Letter to the Editor Writing Guide

Ready to write your LTE? Find our step-by-step guide below:

  1. Know Your Topic:

LTEs are typically written as a timely response to a recently published article. They can also be written in response to a community event to highlight the importance of the event and express your support or opposition. Familiarize yourself with the conservation issue you’re going to address and gather relevant facts, statistics, and personal stories that emphasize the importance of the cause. The more informed you are, the stronger your letter will be.

  1. Understand the Guidelines:

Different newspapers have varying guidelines for LTE submissions. Check the specific newspaper’s website or editorial page for guidelines on word limit, submission format, and preferred method of contact. It’s important to follow these instructions meticulously.

  1. Write a Compelling Introduction:

Start your letter with a strong and concise opening. Clearly state the issue you are addressing and why it matters. Grab the reader’s attention with a compelling fact, anecdote, or thought-provoking question related to the conservation topic.

  1. Make Your Point Clearly:

In the body of the letter, elaborate on your stance. Explain why you support the conservation issue or event and how it impacts your community, environment, or future generations. Use logical arguments, backed by evidence, to strengthen your points. Be concise and focused to maintain the reader’s interest.

  1. Personalize Your Message:

Share your personal connection to the issue. Explain how the conservation problem affects you, your family, or your community directly. Personal stories create emotional resonance and make your letter more relatable to readers!

  1. Be Respectful and Constructive:

Address opposing views respectfully. Acknowledge counterarguments and debunk them with well-founded facts. Avoid personal attacks or disrespectful language, as it weakens your message.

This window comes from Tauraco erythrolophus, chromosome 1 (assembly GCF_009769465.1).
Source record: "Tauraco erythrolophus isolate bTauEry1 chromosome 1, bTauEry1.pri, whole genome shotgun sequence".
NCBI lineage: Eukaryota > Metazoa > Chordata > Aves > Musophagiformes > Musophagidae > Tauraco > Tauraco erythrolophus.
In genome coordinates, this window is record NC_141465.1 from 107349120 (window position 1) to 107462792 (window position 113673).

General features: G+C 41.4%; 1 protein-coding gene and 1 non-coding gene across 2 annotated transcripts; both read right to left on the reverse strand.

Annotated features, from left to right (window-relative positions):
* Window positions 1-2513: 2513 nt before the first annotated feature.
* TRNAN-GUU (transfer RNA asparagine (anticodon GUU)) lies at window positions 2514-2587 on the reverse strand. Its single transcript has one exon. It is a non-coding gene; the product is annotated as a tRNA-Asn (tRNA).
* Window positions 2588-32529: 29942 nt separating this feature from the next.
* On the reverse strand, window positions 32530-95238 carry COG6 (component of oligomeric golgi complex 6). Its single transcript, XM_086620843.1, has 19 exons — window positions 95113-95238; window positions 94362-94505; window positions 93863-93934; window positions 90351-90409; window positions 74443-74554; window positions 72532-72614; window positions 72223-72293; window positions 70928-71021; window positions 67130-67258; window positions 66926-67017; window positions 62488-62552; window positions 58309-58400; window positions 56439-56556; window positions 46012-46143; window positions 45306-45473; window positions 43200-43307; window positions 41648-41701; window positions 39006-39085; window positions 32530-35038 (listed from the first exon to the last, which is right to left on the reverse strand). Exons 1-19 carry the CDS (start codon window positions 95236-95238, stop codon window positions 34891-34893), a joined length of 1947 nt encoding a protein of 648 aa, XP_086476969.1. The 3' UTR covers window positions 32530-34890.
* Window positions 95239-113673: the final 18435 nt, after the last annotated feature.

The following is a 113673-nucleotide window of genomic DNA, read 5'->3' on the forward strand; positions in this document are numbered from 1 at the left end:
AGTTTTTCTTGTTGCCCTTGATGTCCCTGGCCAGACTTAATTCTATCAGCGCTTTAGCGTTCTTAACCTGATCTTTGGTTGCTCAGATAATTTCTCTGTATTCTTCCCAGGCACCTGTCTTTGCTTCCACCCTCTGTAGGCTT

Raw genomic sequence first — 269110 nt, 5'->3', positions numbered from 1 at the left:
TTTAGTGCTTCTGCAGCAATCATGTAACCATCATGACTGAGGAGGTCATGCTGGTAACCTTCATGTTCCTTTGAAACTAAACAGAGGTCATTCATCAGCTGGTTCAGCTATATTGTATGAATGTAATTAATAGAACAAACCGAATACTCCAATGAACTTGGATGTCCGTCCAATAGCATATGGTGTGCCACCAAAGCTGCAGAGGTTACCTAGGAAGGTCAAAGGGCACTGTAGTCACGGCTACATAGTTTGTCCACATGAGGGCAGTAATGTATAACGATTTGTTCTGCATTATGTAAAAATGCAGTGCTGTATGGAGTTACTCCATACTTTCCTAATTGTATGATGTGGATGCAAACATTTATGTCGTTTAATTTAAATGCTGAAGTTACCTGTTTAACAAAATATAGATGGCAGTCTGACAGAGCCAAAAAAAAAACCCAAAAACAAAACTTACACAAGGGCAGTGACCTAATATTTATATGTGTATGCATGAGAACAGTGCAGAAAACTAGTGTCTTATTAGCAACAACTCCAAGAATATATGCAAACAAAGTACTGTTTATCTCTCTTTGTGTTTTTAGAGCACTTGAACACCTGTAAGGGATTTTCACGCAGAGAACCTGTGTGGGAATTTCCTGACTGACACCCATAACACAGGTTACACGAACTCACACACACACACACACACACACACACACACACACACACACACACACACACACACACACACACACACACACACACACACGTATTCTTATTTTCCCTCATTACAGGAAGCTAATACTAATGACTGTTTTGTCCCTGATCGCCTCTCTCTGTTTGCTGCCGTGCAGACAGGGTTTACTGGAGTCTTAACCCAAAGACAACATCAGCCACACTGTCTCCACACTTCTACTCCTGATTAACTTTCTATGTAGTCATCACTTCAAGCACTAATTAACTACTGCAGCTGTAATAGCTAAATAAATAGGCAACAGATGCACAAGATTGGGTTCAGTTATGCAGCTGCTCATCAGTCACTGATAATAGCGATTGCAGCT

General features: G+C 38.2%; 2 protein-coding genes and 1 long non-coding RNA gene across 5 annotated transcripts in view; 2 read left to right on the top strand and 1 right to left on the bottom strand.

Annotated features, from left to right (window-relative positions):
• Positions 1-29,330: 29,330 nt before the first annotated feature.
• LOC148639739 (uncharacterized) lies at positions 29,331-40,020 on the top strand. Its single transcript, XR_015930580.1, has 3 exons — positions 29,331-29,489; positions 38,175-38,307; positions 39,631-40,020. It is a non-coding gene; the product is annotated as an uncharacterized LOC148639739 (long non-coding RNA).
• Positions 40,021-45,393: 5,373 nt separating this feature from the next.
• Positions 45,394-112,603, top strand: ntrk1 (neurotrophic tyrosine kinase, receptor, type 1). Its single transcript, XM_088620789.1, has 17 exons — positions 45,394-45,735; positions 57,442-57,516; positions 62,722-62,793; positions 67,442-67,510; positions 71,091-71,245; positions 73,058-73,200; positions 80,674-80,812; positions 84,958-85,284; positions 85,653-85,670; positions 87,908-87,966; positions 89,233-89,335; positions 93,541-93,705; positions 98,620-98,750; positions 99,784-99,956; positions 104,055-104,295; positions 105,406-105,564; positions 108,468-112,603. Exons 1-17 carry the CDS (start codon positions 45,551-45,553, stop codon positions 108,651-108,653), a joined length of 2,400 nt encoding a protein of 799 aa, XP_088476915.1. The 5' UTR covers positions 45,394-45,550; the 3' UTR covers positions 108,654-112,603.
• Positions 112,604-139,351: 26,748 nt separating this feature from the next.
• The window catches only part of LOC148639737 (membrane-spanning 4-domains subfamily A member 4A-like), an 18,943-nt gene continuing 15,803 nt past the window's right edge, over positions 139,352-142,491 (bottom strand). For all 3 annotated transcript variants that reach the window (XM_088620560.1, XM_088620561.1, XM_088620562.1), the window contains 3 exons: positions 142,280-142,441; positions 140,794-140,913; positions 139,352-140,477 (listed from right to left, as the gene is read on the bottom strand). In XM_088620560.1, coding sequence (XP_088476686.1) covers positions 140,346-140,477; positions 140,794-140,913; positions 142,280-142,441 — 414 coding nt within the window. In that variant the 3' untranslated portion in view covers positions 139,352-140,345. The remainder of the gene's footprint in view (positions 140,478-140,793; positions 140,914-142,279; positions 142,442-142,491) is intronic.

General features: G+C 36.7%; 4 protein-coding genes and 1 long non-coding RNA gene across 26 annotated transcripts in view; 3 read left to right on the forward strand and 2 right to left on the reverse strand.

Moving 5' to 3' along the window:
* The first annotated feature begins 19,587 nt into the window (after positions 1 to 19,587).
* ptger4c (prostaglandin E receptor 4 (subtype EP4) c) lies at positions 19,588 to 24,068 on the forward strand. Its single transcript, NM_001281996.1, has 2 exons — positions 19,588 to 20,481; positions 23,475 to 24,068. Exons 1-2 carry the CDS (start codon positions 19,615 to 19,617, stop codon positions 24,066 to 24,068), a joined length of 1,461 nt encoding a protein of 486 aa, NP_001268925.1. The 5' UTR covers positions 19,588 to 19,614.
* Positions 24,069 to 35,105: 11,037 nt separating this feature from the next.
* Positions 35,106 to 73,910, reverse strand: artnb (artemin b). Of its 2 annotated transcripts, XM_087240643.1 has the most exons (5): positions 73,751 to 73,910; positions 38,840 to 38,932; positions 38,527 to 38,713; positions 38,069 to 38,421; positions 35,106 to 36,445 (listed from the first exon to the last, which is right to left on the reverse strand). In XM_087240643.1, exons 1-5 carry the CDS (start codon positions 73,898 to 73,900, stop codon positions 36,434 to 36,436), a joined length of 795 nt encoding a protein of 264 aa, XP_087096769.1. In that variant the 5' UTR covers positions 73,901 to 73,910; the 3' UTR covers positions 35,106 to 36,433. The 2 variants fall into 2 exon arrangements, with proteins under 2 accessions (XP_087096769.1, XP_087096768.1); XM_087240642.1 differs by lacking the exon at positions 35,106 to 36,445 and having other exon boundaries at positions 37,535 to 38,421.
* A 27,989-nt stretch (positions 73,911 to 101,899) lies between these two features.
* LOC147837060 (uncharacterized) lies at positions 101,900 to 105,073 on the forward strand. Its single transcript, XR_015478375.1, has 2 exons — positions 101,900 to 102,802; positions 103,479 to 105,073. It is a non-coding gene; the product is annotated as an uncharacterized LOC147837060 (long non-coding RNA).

1. Call to Action:

End your letter with a powerful call to action. Encourage readers to get involved, support relevant organizations, or contact their representatives. Provide specific steps, making it easy for readers to engage with the cause.

  1. Edit and Proofread:

Before submission, carefully proofread your letter for grammar, spelling, and clarity. A well-edited letter reflects professionalism and increases the likelihood of publication.

  1. Include Your Contact Information:

Provide your full name, address, email, and phone number at the end of the letter. Most newspapers will contact you to verify your submission before publication. Ensure your contact details are accurate.

  1. Submit and Follow-Up:

Submit your letter following the newspaper’s guidelines. After submission, be patient! If your letter doesn’t get published within 2 weeks, consider revising and submitting it to other relevant publications or online platforms that support community voices and conservation causes.

  1. Need Help or Have Questions?

If you have questions about this process or would like to connect with a staff member for support in writing your LTE or op-ed, please reach out to New Mexico Wild’s Communications Coordinator by emailing sara@nmwild.org.